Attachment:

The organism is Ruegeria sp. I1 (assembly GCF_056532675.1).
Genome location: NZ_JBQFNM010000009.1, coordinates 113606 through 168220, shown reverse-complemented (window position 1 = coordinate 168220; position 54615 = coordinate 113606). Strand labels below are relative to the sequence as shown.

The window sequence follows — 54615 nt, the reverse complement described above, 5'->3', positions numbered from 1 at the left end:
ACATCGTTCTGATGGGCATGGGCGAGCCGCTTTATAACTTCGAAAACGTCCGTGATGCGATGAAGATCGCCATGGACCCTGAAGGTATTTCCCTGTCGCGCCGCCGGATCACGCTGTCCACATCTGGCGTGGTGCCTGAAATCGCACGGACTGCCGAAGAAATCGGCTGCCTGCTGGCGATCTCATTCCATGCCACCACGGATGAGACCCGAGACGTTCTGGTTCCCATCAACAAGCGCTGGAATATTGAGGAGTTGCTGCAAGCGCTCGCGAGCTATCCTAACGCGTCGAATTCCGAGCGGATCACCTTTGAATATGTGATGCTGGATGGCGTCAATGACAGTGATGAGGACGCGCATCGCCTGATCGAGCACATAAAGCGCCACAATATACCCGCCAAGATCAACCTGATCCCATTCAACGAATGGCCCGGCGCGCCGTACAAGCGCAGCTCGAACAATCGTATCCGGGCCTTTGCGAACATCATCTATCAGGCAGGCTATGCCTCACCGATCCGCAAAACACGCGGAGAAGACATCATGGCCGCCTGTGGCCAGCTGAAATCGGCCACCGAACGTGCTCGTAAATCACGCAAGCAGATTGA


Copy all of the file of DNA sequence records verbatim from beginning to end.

The organism is Ruegeria sp. I1 (assembly GCF_056532675.1).
Genome location: NZ_JBQFNM010000009.1, coordinates 113606 through 168220, shown reverse-complemented (window position 1 = coordinate 168220; position 54615 = coordinate 113606). Strand labels below are relative to the sequence as shown.

The window sequence follows — 54615 nt, the reverse complement described above, 5'->3', positions numbered from 1 at the left end:
ACATCGTTCTGATGGGCATGGGCGAGCCGCTTTATAACTTCGAAAACGTCCGTGATGCGATGAAGATCGCCATGGACCCTGAAGGTATTTCCCTGTCGCGCCGCCGGATCACGCTGTCCACATCTGGCGTGGTGCCTGAAATCGCACGGACTGCCGAAGAAATCGGCTGCCTGCTGGCGATCTCATTCCATGCCACCACGGATGAGACCCGAGACGTTCTGGTTCCCATCAACAAGCGCTGGAATATTGAGGAGTTGCTGCAAGCGCTCGCGAGCTATCCTAACGCGTCGAATTCCGAGCGGATCACCTTTGAATATGTGATGCTGGATGGCGTCAATGACAGTGATGAGGACGCGCATCGCCTGATCGAGCACATAAAGCGCCACAATATACCCGCCAAGATCAACCTGATCCCATTCAACGAATGGCCCGGCGCGCCGTACAAGCGCAGCTCGAACAATCGTATCCGGGCCTTTGCGAACATCATCTATCAGGCAGGCTATGCCTCACCGATCCGCAAAACACGCGGAGAAGACATCATGGCCGCCTGTGGCCAGCTGAAATCGGCCACCGAACGTGCTCGTAAATCACGCAAGCAGATTGA